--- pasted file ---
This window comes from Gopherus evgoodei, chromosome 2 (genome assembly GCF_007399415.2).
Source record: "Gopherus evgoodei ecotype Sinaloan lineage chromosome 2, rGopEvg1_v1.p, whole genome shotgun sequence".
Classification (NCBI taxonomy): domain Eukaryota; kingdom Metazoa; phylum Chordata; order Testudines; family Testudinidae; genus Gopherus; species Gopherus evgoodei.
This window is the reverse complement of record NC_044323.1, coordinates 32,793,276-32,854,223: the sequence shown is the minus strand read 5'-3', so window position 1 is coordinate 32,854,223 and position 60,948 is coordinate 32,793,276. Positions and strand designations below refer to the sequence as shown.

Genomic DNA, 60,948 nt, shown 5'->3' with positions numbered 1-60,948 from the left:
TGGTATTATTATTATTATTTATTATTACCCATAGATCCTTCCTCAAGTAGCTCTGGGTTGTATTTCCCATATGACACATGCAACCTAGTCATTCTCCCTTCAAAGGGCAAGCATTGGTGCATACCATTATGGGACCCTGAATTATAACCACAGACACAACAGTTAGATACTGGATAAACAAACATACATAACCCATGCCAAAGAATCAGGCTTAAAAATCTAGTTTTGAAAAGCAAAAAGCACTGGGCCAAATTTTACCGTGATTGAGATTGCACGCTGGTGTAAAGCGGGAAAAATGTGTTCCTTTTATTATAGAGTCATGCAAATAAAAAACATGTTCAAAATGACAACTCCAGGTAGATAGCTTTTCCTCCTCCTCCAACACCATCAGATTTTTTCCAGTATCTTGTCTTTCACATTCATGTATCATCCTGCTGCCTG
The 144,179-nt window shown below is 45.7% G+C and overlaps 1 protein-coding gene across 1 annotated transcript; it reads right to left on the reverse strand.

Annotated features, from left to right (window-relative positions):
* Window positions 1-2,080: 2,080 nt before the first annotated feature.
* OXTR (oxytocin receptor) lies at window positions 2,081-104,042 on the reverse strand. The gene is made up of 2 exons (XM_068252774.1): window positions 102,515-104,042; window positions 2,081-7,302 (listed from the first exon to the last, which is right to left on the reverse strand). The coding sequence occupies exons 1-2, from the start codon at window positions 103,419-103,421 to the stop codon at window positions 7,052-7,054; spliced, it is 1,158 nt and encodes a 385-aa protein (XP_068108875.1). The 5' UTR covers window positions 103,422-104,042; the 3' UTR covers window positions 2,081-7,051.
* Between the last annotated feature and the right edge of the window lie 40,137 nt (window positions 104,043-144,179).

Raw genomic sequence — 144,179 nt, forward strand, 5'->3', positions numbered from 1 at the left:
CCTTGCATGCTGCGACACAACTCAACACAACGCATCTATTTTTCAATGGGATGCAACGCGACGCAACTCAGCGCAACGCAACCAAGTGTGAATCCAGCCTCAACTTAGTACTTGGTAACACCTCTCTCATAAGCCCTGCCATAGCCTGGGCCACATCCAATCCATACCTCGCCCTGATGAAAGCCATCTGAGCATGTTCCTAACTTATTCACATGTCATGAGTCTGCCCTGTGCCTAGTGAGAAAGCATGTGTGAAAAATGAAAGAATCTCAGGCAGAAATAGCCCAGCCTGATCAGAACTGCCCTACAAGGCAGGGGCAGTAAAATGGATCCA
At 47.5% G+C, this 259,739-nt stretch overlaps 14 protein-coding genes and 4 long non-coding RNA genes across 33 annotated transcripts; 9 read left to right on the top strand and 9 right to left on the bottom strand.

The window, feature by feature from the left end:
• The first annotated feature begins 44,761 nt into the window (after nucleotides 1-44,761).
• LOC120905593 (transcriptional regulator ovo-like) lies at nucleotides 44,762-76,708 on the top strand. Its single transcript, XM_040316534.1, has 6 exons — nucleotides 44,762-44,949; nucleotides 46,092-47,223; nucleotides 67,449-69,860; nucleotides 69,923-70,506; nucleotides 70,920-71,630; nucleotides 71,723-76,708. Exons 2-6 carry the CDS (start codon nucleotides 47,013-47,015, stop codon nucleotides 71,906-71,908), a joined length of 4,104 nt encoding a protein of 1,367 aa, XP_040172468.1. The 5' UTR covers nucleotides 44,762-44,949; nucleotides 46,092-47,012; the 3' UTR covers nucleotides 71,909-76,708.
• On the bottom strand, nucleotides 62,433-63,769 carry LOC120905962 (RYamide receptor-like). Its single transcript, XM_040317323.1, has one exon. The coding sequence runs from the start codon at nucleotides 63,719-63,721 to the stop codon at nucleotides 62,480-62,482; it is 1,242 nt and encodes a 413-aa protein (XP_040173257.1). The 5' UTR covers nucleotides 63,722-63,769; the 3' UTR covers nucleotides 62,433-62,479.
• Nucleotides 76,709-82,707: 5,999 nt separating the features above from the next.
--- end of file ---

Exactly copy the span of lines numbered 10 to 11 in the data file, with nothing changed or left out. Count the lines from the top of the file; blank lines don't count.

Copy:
* OXTR (oxytocin receptor) lies at window positions 2,081-104,042 on the reverse strand. The gene is made up of 2 exons (XM_068252774.1): window positions 102,515-104,042; window positions 2,081-7,302 (listed from the first exon to the last, which is right to left on the reverse strand). The coding sequence occupies exons 1-2, from the start codon at window positions 103,419-103,421 to the stop codon at window positions 7,052-7,054; spliced, it is 1,158 nt and encodes a 385-aa protein (XP_068108875.1). The 5' UTR covers window positions 103,422-104,042; the 3' UTR covers window positions 2,081-7,051.
* Between the last annotated feature and the right edge of the window lie 40,137 nt (window positions 104,043-144,179).